When I was a senior in high school, I ran a half marathon. It wasn’t something I really wanted to do, but rather something I did because my friends pressured me into it. So I trained, ran the half marathon, and did better than I though I’d do. When it was all over, I told myself that I was going to keep running. I told myself I was going to stay in that shape and, hopefully, run a full marathon.
Fast-forward six years.
This might come as a shock to y’all, but I never ran that full marathon, and I didn’t stay in the shape I was in. It wasn’t because I didn’t want those things, it was simply because I stopped running.
Have you ever found yourself in that place spiritually? I know I have. There have been more times than I wish to acknowledge that I have found myself in a place that I never intended to be spiritually. Not necessarily because I wanted to be there, but simply because I had taken matters into my own hands and stopped running with my eyes set on Jesus.
If you’ve ever found yourself there, you know how hopeless and shameful that place can be. But I’m so thankful for the story of the prodigal son we looked at on Sunday because of the hope that it gives. In the story of the prodigal son it says that the son came to himself and realized that he wasn’t in the best place he could be. He had that moment of realization, seeing where he was and where he needed to be. And what does he do? He gets up and goes back home. He gets up, leaves behind the life of sin and, with his eyes set towards his father, he starts walking. He does what Hebrews 12 tells us to do:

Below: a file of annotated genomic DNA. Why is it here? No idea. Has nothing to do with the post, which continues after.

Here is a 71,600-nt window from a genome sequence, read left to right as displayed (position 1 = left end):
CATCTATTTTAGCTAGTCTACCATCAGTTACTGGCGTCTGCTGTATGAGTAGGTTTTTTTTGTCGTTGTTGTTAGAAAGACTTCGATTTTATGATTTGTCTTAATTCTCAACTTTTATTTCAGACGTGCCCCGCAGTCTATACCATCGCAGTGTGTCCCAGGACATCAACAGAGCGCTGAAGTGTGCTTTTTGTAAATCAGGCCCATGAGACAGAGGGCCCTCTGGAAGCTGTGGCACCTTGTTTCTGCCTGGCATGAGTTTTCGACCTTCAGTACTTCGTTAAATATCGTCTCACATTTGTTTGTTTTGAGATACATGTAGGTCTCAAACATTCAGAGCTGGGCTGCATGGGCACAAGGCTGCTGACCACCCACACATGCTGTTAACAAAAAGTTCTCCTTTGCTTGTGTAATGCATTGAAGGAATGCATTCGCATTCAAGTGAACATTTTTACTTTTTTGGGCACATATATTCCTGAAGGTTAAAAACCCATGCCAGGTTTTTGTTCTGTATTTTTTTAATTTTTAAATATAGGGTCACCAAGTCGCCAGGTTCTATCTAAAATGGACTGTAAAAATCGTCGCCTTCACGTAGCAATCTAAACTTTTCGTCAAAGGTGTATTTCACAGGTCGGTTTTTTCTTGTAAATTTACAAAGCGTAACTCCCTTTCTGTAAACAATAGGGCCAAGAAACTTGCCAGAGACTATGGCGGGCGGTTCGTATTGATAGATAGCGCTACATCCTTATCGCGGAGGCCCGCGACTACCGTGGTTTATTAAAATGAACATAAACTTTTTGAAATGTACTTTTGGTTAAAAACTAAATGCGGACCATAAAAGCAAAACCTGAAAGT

Let us also lay aside every encumbrance and the sin which so easily entangles us, and let us run with endurance the race that is set before us, fixing our eyes on Jesus, the author and perfecter of faith…
— Hebrews 12:1b-2a
If you find yourself in a place spiritually you don’t want to be, it’s because sin is real. It’s because sin easily entangles, traps and grabs on tightly to us. But there’s hope. We don’t have to stay in that place. We can lay aside the sin and run far from it. We can lay aside the sin and run with our eyes fixed on Jesus and find rest and restoration in the presence of our Father. We can come home, just like the prodigal son.
Today, may you fix your eyes on Jesus. Today, may you return home.